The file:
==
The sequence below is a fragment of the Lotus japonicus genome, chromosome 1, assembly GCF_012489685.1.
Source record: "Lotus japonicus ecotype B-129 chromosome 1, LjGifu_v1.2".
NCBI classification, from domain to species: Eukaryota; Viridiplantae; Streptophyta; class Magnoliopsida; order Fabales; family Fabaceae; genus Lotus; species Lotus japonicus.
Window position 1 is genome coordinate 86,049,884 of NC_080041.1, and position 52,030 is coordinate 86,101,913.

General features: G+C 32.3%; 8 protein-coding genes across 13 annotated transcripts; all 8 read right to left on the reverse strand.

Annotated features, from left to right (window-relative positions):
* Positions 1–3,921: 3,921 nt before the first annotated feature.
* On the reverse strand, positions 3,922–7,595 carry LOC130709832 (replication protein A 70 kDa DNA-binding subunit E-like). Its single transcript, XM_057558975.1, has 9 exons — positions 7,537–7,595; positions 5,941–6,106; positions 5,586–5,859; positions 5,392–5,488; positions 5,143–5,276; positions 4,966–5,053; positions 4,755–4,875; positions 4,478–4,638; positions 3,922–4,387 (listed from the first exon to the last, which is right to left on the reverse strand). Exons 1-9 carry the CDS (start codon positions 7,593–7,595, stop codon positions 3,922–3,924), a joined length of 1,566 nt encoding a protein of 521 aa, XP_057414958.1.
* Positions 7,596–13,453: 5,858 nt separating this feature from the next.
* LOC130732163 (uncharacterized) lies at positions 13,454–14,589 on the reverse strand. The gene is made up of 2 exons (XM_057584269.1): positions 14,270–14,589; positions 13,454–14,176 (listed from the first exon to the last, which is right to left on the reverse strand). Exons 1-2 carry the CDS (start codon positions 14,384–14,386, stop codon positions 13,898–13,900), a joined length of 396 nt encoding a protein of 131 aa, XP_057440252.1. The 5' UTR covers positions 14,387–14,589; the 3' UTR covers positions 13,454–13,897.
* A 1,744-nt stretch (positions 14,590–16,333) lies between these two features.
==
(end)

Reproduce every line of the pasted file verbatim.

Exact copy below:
The sequence below is a fragment of the Lotus japonicus genome, chromosome 1, assembly GCF_012489685.1.
Source record: "Lotus japonicus ecotype B-129 chromosome 1, LjGifu_v1.2".
NCBI classification, from domain to species: Eukaryota; Viridiplantae; Streptophyta; class Magnoliopsida; order Fabales; family Fabaceae; genus Lotus; species Lotus japonicus.
Window position 1 is genome coordinate 86,049,884 of NC_080041.1, and position 52,030 is coordinate 86,101,913.

General features: G+C 32.3%; 8 protein-coding genes across 13 annotated transcripts; all 8 read right to left on the reverse strand.

Annotated features, from left to right (window-relative positions):
* Positions 1–3,921: 3,921 nt before the first annotated feature.
* On the reverse strand, positions 3,922–7,595 carry LOC130709832 (replication protein A 70 kDa DNA-binding subunit E-like). Its single transcript, XM_057558975.1, has 9 exons — positions 7,537–7,595; positions 5,941–6,106; positions 5,586–5,859; positions 5,392–5,488; positions 5,143–5,276; positions 4,966–5,053; positions 4,755–4,875; positions 4,478–4,638; positions 3,922–4,387 (listed from the first exon to the last, which is right to left on the reverse strand). Exons 1-9 carry the CDS (start codon positions 7,593–7,595, stop codon positions 3,922–3,924), a joined length of 1,566 nt encoding a protein of 521 aa, XP_057414958.1.
* Positions 7,596–13,453: 5,858 nt separating this feature from the next.
* LOC130732163 (uncharacterized) lies at positions 13,454–14,589 on the reverse strand. The gene is made up of 2 exons (XM_057584269.1): positions 14,270–14,589; positions 13,454–14,176 (listed from the first exon to the last, which is right to left on the reverse strand). Exons 1-2 carry the CDS (start codon positions 14,384–14,386, stop codon positions 13,898–13,900), a joined length of 396 nt encoding a protein of 131 aa, XP_057440252.1. The 5' UTR covers positions 14,387–14,589; the 3' UTR covers positions 13,454–13,897.
* A 1,744-nt stretch (positions 14,590–16,333) lies between these two features.